To be honest, I didn’t feel like I was making real lasting change because I was sure they’d ignore all my policies as soon as I leave the school, and they filled the role with someone more laid back. However, the changes I may or may not have made weren’t the most memorable thing about my stay in the school.
The bullying. I’m sure you think I’m referring to student on student, but no. I mean, students bullying teachers. It was rampant.
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The students had no regard for the teachers at all. This isn’t new to me as I saw it happen when I was in secondary school, but this was a whole other level — maybe because I was now on the receiving end. The senior students would talk down on teachers, make fun of them, and sometimes, humiliate them. And they were encouraged by the negligent school management and overindulgent parents.
When you say humiliate—
One time, a teacher seized a student’s drink — La Casera — but later found out that the teenage boy had emptied the bottle before class and replaced it with urine.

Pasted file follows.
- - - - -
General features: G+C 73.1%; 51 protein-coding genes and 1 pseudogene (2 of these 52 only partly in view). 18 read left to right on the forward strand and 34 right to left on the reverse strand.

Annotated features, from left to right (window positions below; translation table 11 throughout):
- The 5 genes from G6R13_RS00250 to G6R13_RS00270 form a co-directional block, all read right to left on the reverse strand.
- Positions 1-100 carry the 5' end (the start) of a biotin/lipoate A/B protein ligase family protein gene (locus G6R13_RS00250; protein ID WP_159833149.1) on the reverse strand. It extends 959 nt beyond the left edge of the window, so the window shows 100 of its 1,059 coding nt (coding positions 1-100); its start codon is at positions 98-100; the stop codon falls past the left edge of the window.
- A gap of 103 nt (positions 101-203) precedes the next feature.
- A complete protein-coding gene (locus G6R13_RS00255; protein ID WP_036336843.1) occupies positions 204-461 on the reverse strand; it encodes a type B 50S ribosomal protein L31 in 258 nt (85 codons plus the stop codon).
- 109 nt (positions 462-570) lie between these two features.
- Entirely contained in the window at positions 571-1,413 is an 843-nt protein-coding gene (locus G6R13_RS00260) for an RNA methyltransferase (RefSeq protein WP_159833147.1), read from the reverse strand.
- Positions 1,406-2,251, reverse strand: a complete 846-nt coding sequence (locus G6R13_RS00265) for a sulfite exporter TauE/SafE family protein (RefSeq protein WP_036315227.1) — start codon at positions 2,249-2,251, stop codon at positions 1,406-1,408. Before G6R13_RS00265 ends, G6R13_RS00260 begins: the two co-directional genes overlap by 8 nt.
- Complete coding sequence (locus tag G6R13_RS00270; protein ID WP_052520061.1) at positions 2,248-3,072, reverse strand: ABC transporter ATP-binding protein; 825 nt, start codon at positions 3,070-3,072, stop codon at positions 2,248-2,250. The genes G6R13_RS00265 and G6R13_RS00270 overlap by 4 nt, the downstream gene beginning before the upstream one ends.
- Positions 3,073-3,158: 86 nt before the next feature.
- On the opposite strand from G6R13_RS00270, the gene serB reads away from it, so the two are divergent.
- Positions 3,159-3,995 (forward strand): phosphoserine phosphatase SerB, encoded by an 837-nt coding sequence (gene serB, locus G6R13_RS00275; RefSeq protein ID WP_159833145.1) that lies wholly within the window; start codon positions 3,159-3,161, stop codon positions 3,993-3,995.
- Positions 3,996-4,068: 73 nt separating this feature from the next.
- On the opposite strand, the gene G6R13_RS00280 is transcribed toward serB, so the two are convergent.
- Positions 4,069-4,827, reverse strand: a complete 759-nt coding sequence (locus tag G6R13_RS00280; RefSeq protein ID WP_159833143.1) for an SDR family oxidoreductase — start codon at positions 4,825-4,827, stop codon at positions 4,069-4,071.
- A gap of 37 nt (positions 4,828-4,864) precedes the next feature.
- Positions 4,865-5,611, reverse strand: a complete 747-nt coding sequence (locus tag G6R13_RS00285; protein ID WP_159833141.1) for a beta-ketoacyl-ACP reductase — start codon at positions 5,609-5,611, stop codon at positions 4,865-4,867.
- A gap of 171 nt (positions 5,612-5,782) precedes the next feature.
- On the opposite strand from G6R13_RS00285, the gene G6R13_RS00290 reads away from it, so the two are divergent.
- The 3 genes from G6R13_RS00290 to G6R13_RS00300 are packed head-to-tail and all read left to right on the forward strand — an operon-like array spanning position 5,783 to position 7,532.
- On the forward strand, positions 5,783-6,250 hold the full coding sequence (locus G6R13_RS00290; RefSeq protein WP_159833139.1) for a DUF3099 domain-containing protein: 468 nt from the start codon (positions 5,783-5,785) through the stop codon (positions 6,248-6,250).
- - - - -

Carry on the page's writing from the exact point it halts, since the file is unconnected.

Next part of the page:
Yes o. Then the other students started encouraging the poor man to drink it. He didn’t, but it wasn’t until when he got to the teacher’s hall that he discovered it was urine. Can you imagine?
Another time, I was taking the non-academic speech and diction class when the whole session turned into a conversation about my marriage. A group of male students started verbally attacking me about my decision to use a Bible as a symbol of my marriage instead of an engagement ring.
They made it a whole thing about my husband being too poor to afford a ring. I was so triggered because it was a religious choice — my sect doesn’t believe in wedding rings, and we hardly wear jewelry. I was close to bursting into tears, so I had to rush out of the class. And these students started laughing. That day, I cried ehn.
It was one of my few firsthand experiences. Don’t get me started on the female students. They were all so unruly.
That honestly sounds traumatic. How did you stay there for more than a year?
I couldn’t get another job early enough. But also, I didn’t want to ruin my CV with too many moves. I didn’t have to deal with the students directly so much though. I guess I could pretend it wasn’t happening, but the teacher turnover was staggering. When I finally left, I told the owner she had to do something to rein in the students and their parents. I don’t think anything will change there though, like almost everything else in this country.
Hmm. So what was your next move?